How did you come to join QUO?
I had just started playing with another orchestra. One of the violinists told me about QUO and that they were looking for string players. She had attended the very first rehearsal, but rehearsals were too late for her. She handed me her music and asked me to return it for her, which kind of corralled me into at least checking out the group. I came to the second rehearsal in the cafeteria of the now defunct GMHC and felt at home. I hadn’t played classical music in a while and felt comfortable that since this group was just starting I could grow along with them as a musician and no one was going to judge me for missing notes. Although I didn’t play the first concert as I was working as an actress out of town that fall, I was back for the next concert, and the next, and the next. I really adore the people in QUO and appreciate the opportunity to make music and strive for musical excellence.
What is your favorite place to take friends visiting NYC?
I have two favorite places and both are filled with stories. The Highline/Chelsea Market as long as it is during the week! I don’t set foot in either place on the weekends! Unless of course I am playing a QUO concert like on Saturday, August 15th. I enjoy telling folks about the history of the old Nabisco Factory & the Piers. My other favorite place is the Bronx Botanical Gardens. I always try to see the Orchid Show each year. It is a place filled with elegance, peace and tranquility and where I can get a little bit of green back into my life. And perhaps a perfect place for another QUO concert?
What musical symbol best defines you and why?
The treble clef. I play a treble instrument, I’m a soprano and I love the fluidity and lyrical curves of the treble clef. I am always attracted to lyricism in a story or a piece of music.
How long have you been playing your instrument?
My parents were both committed amateur musicians. They loved classical music and instead of playing bridge on a Saturday night they’d have like-minded friends over to make music. Their passion was early music, so our living room would be filled with recorders & a viola da gamba one weekend and singers singing through Buxtehude or Bach cantatas the next. My mother always made a great dinner and then afterwards the music would begin and go late into the night. My older sister and I would sit on the stairs, listen, watch and usually fall asleep to the strains of Baroque music. Instead of some popular sheet music of the day, on our piano was the English Reliquary of Song and Bach chorales. When it came time to choose an instrument in the 5th grade to learn, my older sister chose the cello and as she took lessons that summer. I came along and begged to play a stringed instrument too, even though 5th grade was a long way off. The violin was chosen for me, so that my sister & I could play duets. Then my younger sister learned the viola and we had a string trio. My parents believed in the power of private lessons and I am so thankful to have had great teachers early on. I owe my excellent vibrato and good tone to Miss Marion Shook, principal 2nd violin in the Des Moines Symphony. One reason I kept playing (other than the fact I thought that was going to be my career because I got a BA in music and taught Suzuki violin) was that I loved the experience of making music with others. There is nothing like it, except maybe creating theater together! The other reason I kept playing is because I met such beautiful people wherever I played. I’ve had a dual love for theater/storytelling and music and many times the two have intersected. In my career in the theater I have often booked the jobs where they are needing actor/singers who also play instruments. Or when I’ve been cast and they find out that I’m a violinist, the director works it into the show. I have been playing violin for over 35 years! Wild to say that. And how I wish I had practiced my 3-octave scales a little more diligently! Would have helped me when playing Copland’s 3rd Symphony! In fact, when I practice now, I really embrace the beauty and precision of practicing scales and patterns.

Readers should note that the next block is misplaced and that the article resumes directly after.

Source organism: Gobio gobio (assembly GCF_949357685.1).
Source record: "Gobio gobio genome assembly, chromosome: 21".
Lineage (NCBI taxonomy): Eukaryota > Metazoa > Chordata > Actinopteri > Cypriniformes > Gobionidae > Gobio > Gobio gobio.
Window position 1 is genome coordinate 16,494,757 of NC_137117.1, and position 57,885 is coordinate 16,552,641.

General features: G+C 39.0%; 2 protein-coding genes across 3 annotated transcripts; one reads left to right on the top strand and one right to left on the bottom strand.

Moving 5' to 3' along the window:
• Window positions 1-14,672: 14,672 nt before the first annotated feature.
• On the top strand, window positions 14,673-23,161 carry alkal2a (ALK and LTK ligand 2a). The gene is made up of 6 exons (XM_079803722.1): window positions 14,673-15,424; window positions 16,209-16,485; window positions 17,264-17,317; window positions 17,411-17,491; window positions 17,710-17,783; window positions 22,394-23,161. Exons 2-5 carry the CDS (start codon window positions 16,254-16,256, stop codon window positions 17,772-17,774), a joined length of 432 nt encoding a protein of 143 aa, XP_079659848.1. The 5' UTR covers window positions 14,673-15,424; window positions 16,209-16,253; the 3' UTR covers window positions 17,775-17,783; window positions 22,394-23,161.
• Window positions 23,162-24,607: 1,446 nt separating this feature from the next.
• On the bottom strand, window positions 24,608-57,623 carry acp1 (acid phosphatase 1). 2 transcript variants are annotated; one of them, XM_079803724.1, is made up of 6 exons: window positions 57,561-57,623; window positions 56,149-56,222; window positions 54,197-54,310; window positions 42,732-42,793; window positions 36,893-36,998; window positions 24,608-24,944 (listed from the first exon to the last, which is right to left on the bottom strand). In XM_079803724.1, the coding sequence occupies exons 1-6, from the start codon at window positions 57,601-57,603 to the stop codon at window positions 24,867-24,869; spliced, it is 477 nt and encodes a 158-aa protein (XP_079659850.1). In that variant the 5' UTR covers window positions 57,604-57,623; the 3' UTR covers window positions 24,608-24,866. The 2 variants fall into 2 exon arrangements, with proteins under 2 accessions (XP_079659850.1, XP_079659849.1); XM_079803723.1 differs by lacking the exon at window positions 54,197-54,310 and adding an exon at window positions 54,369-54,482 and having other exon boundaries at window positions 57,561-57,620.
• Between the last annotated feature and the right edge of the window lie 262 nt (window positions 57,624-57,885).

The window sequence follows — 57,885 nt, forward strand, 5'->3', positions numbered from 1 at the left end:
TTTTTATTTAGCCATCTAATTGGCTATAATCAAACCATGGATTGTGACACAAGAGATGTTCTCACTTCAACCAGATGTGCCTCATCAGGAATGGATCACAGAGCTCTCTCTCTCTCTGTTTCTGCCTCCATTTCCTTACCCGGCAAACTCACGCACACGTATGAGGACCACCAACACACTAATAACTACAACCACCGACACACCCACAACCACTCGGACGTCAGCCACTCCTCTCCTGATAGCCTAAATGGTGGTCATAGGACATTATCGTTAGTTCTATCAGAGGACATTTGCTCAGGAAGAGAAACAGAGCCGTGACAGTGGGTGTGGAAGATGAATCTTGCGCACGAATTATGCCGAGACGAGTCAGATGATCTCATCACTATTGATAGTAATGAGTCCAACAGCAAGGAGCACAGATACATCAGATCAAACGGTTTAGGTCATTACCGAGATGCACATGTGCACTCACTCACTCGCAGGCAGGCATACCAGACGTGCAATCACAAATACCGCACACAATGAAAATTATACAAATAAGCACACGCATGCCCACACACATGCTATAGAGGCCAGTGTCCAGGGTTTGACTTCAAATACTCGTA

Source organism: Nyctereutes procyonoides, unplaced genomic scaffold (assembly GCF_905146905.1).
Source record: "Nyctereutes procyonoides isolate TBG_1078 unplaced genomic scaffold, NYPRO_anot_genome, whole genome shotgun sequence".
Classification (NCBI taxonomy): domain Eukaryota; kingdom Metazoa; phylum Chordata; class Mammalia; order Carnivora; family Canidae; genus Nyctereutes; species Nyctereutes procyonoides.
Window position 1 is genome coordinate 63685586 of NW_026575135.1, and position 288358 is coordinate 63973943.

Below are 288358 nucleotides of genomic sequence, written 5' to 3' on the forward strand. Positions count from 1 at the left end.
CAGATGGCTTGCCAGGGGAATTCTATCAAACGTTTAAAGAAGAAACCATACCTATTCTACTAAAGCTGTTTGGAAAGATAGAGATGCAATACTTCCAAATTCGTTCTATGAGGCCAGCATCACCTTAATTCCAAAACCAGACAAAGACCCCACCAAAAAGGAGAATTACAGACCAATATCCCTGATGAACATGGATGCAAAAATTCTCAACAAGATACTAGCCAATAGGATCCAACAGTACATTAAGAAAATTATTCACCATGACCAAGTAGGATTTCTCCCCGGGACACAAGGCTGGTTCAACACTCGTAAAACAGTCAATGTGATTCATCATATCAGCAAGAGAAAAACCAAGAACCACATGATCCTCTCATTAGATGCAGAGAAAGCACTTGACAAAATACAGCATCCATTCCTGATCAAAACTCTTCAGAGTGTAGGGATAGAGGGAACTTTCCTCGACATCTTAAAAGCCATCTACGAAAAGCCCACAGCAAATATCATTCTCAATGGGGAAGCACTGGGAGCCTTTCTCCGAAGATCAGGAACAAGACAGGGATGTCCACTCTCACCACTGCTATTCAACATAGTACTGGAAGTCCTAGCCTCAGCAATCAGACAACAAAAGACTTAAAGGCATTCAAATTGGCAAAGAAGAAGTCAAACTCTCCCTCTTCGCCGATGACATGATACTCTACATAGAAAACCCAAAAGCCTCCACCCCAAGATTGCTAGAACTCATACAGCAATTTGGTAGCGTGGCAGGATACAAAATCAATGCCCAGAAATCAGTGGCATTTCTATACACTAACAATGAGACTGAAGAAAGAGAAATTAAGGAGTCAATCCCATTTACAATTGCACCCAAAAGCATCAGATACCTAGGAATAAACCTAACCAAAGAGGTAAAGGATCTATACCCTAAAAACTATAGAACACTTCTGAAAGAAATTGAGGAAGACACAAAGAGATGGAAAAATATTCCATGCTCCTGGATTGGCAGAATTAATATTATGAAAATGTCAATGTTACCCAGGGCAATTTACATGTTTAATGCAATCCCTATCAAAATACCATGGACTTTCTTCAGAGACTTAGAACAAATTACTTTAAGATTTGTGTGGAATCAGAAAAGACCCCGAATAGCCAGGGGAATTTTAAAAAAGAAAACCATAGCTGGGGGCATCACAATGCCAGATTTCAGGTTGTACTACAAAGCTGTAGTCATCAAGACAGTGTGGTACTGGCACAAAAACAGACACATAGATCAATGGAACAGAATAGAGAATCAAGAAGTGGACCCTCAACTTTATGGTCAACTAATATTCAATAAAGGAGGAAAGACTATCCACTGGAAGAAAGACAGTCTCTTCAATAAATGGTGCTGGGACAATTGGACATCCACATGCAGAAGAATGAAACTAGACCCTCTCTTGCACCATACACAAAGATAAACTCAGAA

Question from Travis: In addition to violin, you’ve also appeared with QUO as a vocalist and narrator. What piece would you most like to do with QUO in one of those roles and why?
Great question Travis! As a theater artist, I am always interested in new work that incorporates text with music. I would love to do another new work with QUO that weaves together text and music and maybe stage it on a grander, more theatrical scale, interacting with both audience and musicians. As a singer I’ve often thought it would be a great QUO crowd-pleaser to do Mrs. Lovett and Sweeney’s songs from Sondheim’s Sweeney Todd and stage it theatrically, maybe using projections in the back alcove. Of course, I would sing Mrs. Lovett! And maybe Travis’ husband would want to sing Sweeney, since he’s back from being on the Wicked tour. The possibilities for musical theater and orchestra are endless! I even suggested to Julie, after we had a little taste of B’way & QUO at the Gay-La, how much fun it would be to do a Cole Porter (or Gershwin or Weill or…) medley with singers and orchestra. The Great American Song Book & QUO!